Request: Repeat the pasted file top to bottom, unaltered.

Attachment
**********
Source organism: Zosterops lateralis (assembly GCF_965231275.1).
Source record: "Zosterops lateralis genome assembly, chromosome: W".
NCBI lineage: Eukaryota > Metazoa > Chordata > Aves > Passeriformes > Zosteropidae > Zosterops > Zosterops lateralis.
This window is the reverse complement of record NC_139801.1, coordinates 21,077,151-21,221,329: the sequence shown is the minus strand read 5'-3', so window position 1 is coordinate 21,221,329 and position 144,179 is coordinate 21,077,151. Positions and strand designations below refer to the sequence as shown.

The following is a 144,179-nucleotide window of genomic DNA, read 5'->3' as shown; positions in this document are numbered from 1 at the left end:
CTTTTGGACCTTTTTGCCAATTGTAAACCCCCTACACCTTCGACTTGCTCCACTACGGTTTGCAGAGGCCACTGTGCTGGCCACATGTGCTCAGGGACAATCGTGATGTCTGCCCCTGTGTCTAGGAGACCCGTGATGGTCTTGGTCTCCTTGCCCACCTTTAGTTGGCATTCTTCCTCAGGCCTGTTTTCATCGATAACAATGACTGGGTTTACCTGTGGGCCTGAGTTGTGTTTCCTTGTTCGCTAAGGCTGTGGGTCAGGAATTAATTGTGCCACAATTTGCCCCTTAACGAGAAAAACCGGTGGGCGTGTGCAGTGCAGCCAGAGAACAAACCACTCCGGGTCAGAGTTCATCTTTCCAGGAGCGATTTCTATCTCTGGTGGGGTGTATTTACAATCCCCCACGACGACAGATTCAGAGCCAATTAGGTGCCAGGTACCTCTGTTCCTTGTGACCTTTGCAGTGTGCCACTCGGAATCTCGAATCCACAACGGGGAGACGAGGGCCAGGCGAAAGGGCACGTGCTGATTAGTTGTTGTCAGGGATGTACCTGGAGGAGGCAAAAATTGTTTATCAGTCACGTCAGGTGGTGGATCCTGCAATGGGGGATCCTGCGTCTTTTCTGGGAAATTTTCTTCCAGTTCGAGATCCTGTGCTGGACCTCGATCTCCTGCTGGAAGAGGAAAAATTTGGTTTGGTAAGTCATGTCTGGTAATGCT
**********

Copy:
Source organism: Zosterops lateralis (assembly GCF_965231275.1).
Source record: "Zosterops lateralis genome assembly, chromosome: W".
NCBI lineage: Eukaryota > Metazoa > Chordata > Aves > Passeriformes > Zosteropidae > Zosterops > Zosterops lateralis.
This window is the reverse complement of record NC_139801.1, coordinates 21,077,151-21,221,329: the sequence shown is the minus strand read 5'-3', so window position 1 is coordinate 21,221,329 and position 144,179 is coordinate 21,077,151. Positions and strand designations below refer to the sequence as shown.

The following is a 144,179-nucleotide window of genomic DNA, read 5'->3' as shown; positions in this document are numbered from 1 at the left end:
CTTTTGGACCTTTTTGCCAATTGTAAACCCCCTACACCTTCGACTTGCTCCACTACGGTTTGCAGAGGCCACTGTGCTGGCCACATGTGCTCAGGGACAATCGTGATGTCTGCCCCTGTGTCTAGGAGACCCGTGATGGTCTTGGTCTCCTTGCCCACCTTTAGTTGGCATTCTTCCTCAGGCCTGTTTTCATCGATAACAATGACTGGGTTTACCTGTGGGCCTGAGTTGTGTTTCCTTGTTCGCTAAGGCTGTGGGTCAGGAATTAATTGTGCCACAATTTGCCCCTTAACGAGAAAAACCGGTGGGCGTGTGCAGTGCAGCCAGAGAACAAACCACTCCGGGTCAGAGTTCATCTTTCCAGGAGCGATTTCTATCTCTGGTGGGGTGTATTTACAATCCCCCACGACGACAGATTCAGAGCCAATTAGGTGCCAGGTACCTCTGTTCCTTGTGACCTTTGCAGTGTGCCACTCGGAATCTCGAATCCACAACGGGGAGACGAGGGCCAGGCGAAAGGGCACGTGCTGATTAGTTGTTGTCAGGGATGTACCTGGAGGAGGCAAAAATTGTTTATCAGTCACGTCAGGTGGTGGATCCTGCAATGGGGGATCCTGCGTCTTTTCTGGGAAATTTTCTTCCAGTTCGAGATCCTGTGCTGGACCTCGATCTCCTGCTGGAAGAGGAAAAATTTGGTTTGGTAAGTCATGTCTGGTAATGCT